It is however, very important to consider that apprentices are usually inexperienced individuals (which is reflected in their salary) and therefore, on occasions will need extra support, guidance and patience than would be expected of a regular employee.
Effective communication between the employee, employer and The College is very important at this stage and may need more guidance, advice and support to deal with these matters. If appropriate, apprentices should be subject to the same discipline and grievance procedures as other members in your organisation.
What happen once my apprentice(s) complete their apprenticeship training?
Depending on which apprenticeship framework the apprentice has just completed, there may be an opportunity for progression onto a higher level allowing them the chance to progress onto the next level and continue to work and train within your company. This will be discussed with you throughout the programme allowing plenty of time to decide what is the next best step for you.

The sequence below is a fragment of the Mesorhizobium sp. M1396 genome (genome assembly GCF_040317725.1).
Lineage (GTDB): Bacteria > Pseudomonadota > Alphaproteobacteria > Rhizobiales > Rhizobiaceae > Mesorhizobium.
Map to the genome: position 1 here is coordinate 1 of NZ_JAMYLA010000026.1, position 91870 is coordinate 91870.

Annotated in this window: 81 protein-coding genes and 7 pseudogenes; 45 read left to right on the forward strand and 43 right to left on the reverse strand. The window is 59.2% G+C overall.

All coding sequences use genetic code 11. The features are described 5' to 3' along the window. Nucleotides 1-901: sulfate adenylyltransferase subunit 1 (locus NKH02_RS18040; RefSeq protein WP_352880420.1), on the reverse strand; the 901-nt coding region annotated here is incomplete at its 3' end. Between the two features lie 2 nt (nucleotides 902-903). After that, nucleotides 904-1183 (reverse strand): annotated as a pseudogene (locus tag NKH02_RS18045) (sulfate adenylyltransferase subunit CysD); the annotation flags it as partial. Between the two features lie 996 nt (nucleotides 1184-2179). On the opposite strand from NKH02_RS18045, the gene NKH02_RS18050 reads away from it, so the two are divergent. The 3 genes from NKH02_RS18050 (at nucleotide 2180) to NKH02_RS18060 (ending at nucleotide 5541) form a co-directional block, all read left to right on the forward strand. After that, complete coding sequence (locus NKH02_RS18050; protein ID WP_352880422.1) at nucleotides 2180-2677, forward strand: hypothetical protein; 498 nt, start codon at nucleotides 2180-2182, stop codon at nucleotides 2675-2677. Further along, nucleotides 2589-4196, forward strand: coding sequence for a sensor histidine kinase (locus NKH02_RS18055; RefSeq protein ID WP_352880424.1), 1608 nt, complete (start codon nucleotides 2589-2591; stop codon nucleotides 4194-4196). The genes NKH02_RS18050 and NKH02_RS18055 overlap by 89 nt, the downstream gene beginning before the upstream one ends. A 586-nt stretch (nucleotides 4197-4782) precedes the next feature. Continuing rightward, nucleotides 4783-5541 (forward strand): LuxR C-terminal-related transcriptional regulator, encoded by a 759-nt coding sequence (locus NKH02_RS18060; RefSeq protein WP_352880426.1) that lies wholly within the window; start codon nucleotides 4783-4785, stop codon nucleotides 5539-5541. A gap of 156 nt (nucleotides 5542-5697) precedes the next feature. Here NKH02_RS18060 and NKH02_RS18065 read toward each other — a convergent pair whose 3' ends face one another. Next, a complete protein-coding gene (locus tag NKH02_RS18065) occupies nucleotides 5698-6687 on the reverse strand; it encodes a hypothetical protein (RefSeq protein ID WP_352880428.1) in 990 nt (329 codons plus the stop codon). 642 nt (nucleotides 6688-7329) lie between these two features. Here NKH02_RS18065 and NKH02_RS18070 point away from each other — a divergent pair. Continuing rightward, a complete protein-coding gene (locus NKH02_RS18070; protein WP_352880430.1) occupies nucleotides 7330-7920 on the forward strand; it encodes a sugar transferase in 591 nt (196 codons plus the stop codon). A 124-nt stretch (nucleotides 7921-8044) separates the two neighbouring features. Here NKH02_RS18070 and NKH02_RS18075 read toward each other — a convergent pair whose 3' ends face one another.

If you wish to employ an apprentice as a full time staff member once their apprenticeship training is completed, normal employment rules apply including National Minimum Wage.
If, however, it is not your intention to retain the apprentice, it is anticipated that you as an employer and along with the college would give the individual all relevant support to find a new employer, including time off for attending interviews.
How long should an apprenticeship last?
An apprenticeship must last at least 12 months in duration, particularly where a learner is aged 16 – 18 but they can last up to four or five years depending upon the level you wish your apprentice to work towards.
Which apprenticeship is suitable for my business?
There may be one or more that could be suitable to you and it is recommended that you spend some time with one of our advisors as part of the selection progress going through the various elements of the framework/standards so that you are certain and happy with you have selected the correct one for your company. Please note, this might take time but the more time you invest at the start the better chance you have of getting it right later on.
The college advisor will be able to provide you with a breakdown of the framework/standards into units. This is really important as you are then able to see for yourself the content and what you can offer as part of the on the job contribution. It also helps to ascertain how the training programme will be delivered to you and determine what type of apprenticeship recruitment you might need.